Re: [PATCH v3 0/5] Add a new fchmodat4() syscall

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* Alexey Gladkov:

> This patch set adds fchmodat4(), a new syscall. The actual
> implementation is super simple: essentially it's just the same as
> fchmodat(), but LOOKUP_FOLLOW is conditionally set based on the flags.
> I've attempted to make this match "man 2 fchmodat" as closely as
> possible, which says EINVAL is returned for invalid flags (as opposed to
> ENOTSUPP, which is currently returned by glibc for AT_SYMLINK_NOFOLLOW).
> I have a sketch of a glibc patch that I haven't even compiled yet, but
> seems fairly straight-forward:
>     diff --git a/sysdeps/unix/sysv/linux/fchmodat.c b/sysdeps/unix/sysv/linux/fchmodat.c
>     index 6d9cbc1ce9e0..b1beab76d56c 100644
>     --- a/sysdeps/unix/sysv/linux/fchmodat.c
>     +++ b/sysdeps/unix/sysv/linux/fchmodat.c
>     @@ -29,12 +29,36 @@
>      int
>      fchmodat (int fd, const char *file, mode_t mode, int flag)
>      {
>     -  if (flag & ~AT_SYMLINK_NOFOLLOW)
>     -#ifndef __NR_lchmod		/* Linux so far has no lchmod syscall.  */
>     +  /* There are four paths through this code:
>     +      - The flags are zero.  In this case it's fine to call fchmodat.
>     +      - The flags are non-zero and glibc doesn't have access to
>     +	__NR_fchmodat4.  In this case all we can do is emulate the error codes
>     +	defined by the glibc interface from userspace.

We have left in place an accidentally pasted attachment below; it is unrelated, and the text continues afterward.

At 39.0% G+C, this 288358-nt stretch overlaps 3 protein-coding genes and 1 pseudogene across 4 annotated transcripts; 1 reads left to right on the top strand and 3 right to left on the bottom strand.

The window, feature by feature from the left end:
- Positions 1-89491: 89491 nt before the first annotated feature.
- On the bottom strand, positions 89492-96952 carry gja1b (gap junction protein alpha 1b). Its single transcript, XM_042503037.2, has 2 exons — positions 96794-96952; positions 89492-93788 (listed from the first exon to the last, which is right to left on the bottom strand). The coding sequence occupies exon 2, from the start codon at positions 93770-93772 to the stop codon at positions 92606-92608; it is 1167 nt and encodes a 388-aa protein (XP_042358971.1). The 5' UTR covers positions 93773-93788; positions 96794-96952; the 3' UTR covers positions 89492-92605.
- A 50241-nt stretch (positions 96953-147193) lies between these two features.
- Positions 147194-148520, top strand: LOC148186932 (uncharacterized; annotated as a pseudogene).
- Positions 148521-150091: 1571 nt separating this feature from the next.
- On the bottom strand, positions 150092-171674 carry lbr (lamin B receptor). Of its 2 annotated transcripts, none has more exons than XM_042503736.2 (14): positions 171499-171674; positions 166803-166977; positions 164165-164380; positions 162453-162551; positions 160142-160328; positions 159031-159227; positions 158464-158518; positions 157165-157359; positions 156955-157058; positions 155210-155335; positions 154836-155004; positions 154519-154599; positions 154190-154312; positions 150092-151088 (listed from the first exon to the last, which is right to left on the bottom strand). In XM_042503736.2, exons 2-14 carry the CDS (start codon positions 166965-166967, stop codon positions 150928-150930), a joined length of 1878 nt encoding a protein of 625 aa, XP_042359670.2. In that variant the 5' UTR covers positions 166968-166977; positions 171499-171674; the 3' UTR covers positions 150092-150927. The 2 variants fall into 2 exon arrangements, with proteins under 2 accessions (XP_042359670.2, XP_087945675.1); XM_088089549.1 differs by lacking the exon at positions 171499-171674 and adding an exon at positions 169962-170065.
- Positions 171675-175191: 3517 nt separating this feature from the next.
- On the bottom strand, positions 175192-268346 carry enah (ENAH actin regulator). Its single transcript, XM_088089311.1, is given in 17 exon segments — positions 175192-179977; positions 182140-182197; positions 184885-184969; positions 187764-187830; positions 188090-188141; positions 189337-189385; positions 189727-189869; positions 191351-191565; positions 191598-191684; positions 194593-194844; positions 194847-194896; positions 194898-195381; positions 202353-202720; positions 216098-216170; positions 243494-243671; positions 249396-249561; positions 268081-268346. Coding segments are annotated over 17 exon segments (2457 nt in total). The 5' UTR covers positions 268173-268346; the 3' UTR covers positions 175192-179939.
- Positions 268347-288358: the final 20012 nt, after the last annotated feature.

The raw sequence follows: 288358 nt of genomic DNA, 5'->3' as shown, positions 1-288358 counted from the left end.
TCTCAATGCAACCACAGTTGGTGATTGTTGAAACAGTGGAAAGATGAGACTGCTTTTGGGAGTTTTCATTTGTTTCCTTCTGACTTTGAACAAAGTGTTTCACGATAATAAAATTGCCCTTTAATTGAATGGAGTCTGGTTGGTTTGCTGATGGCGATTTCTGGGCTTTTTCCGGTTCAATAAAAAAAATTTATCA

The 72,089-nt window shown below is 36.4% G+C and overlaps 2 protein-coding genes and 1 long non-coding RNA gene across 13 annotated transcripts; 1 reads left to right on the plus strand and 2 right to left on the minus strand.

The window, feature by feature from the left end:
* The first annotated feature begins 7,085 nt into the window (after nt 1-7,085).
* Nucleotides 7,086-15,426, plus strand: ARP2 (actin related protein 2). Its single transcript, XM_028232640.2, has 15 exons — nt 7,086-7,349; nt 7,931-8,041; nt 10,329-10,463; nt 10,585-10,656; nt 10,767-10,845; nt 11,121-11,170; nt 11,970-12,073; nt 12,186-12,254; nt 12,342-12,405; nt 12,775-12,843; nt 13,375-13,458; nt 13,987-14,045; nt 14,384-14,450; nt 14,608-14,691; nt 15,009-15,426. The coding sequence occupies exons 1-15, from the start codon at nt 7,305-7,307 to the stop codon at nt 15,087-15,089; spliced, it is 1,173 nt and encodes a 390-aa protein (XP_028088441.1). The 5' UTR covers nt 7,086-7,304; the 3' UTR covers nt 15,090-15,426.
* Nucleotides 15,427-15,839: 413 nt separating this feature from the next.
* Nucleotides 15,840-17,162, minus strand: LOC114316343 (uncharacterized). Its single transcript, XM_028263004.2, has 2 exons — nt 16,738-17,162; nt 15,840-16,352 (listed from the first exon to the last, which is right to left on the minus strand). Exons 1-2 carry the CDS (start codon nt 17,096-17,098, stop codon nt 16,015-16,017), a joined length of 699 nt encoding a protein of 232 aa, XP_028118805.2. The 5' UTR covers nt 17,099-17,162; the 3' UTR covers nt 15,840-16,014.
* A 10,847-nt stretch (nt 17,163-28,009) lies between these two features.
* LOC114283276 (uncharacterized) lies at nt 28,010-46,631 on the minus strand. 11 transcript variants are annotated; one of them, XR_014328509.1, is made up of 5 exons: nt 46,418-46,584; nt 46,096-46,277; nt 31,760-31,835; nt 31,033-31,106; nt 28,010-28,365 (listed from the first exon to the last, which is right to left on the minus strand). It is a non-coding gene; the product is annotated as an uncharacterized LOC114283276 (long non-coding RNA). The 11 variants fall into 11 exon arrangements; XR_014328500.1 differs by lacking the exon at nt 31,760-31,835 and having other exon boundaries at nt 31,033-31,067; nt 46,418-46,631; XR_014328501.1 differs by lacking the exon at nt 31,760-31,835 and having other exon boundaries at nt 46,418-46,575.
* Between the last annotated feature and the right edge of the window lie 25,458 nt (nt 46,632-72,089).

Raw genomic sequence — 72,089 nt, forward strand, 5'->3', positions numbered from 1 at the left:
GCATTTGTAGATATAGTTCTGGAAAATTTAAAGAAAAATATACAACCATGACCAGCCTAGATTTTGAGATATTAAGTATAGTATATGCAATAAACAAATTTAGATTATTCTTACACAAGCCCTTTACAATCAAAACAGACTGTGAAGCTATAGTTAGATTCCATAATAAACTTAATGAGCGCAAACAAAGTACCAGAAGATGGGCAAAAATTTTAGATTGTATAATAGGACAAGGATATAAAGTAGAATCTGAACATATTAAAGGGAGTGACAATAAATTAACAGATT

>     +      - The flags are non-zero, glibc has __NR_fchmodat4, and the kernel has
>     +	fchmodat4.  This is the simplest case, as the fchmodat4 syscall exactly
>     +	matches glibc's library interface so it can be called directly.
>     +      - The flags are non-zero, glibc has __NR_fchmodat4, but the kernel does

If you define __NR_fchmodat4 on all architectures, we can use these
constants directly in glibc.  We no longer depend on the UAPI
definitions of those constants, to cut down the number of code variants,
and to make glibc's system call profile independent of the kernel header
version at build time.

Your version is based on 2.31, more recent versions have some reasonable
emulation for fchmodat based on /proc/self/fd.  I even wrote a comment
describing the same buggy behavior that you witnessed:

+      /* Some Linux versions with some file systems can actually
+        change symbolic link permissions via /proc, but this is not
+        intentional, and it gives inconsistent results (e.g., error
+        return despite mode change).  The expected behavior is that
+        symbolic link modes cannot be changed at all, and this check
+        enforces that.  */
+      if (S_ISLNK (st.st_mode))
+       {
+         __close_nocancel (pathfd);
+         __set_errno (EOPNOTSUPP);
+         return -1;
+       }

I think there was some kernel discussion about that behavior before, but
apparently, it hasn't led to fixes.

I wonder if it makes sense to add a similar error return to the system
call implementation?

>     +	not.  In this case we must respect the error codes defined by the glibc
>     +	interface instead of returning ENOSYS.
>     +    The intent here is to ensure that the kernel is called at most once per
>     +    library call, and that the error types defined by glibc are always
>     +    respected.  */
>     +
>     +#ifdef __NR_fchmodat4
>     +  long result;
>     +#endif
>     +
>     +  if (flag == 0)
>     +    return INLINE_SYSCALL (fchmodat, 3, fd, file, mode);
>     +
>     +#ifdef __NR_fchmodat4
>     +  result = INLINE_SYSCALL (fchmodat4, 4, fd, file, mode, flag);
>     +  if (result == 0 || errno != ENOSYS)
>     +    return result;
>     +#endif

The last if condition is the recommended approach, but in the past, it
broke container host compatibility pretty badly due to seccomp filters
that return EPERM instead of ENOSYS.  I guess we'll learn soon enough if
that's been fixed by now. 8-P


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